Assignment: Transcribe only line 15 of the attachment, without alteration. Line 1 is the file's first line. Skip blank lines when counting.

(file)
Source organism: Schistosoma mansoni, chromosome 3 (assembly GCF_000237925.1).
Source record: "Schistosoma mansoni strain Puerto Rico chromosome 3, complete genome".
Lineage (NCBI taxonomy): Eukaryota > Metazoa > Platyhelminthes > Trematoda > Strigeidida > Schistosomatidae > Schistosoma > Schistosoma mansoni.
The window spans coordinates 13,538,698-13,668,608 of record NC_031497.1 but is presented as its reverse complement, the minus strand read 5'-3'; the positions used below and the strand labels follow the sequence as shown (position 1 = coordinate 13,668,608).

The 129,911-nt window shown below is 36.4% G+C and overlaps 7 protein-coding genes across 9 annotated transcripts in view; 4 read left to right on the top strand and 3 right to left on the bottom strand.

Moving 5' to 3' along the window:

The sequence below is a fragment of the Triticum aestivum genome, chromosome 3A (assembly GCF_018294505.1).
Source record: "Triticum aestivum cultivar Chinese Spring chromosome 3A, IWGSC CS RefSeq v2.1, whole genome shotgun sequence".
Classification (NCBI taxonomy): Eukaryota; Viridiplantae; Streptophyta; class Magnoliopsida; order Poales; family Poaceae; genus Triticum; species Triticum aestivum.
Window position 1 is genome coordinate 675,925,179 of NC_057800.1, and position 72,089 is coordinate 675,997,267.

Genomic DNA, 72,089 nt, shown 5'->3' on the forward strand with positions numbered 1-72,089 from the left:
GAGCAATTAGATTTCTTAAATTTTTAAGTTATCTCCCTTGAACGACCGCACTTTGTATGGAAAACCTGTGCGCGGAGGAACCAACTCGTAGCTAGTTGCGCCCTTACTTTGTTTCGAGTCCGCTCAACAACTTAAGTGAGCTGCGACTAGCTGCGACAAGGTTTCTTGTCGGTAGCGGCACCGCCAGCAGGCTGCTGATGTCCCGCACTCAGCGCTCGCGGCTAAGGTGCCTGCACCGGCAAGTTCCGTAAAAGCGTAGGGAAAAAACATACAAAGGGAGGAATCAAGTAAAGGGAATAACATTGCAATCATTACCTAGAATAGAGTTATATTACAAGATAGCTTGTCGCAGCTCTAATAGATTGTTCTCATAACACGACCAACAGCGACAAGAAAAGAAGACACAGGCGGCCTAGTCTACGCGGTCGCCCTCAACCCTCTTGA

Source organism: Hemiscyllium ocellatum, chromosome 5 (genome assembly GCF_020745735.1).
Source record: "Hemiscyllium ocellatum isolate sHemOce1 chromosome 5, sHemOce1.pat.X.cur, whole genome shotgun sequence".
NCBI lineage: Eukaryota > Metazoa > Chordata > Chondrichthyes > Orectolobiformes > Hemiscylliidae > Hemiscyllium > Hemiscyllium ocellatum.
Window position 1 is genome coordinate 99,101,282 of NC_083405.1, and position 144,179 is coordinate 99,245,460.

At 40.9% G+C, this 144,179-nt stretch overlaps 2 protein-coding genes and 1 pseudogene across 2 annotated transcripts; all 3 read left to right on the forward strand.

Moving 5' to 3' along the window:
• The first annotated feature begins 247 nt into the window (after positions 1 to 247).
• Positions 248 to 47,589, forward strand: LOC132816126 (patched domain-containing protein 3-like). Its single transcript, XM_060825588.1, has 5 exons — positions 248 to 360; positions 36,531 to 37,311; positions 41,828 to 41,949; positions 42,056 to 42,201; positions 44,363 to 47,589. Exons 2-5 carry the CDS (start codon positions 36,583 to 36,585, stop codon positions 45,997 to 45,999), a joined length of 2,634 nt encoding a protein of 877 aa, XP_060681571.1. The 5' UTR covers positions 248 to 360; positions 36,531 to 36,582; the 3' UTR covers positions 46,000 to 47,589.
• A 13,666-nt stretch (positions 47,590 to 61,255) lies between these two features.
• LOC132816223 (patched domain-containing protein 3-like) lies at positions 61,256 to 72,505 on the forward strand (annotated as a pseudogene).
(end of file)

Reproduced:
NCBI lineage: Eukaryota > Metazoa > Chordata > Chondrichthyes > Orectolobiformes > Hemiscylliidae > Hemiscyllium > Hemiscyllium ocellatum.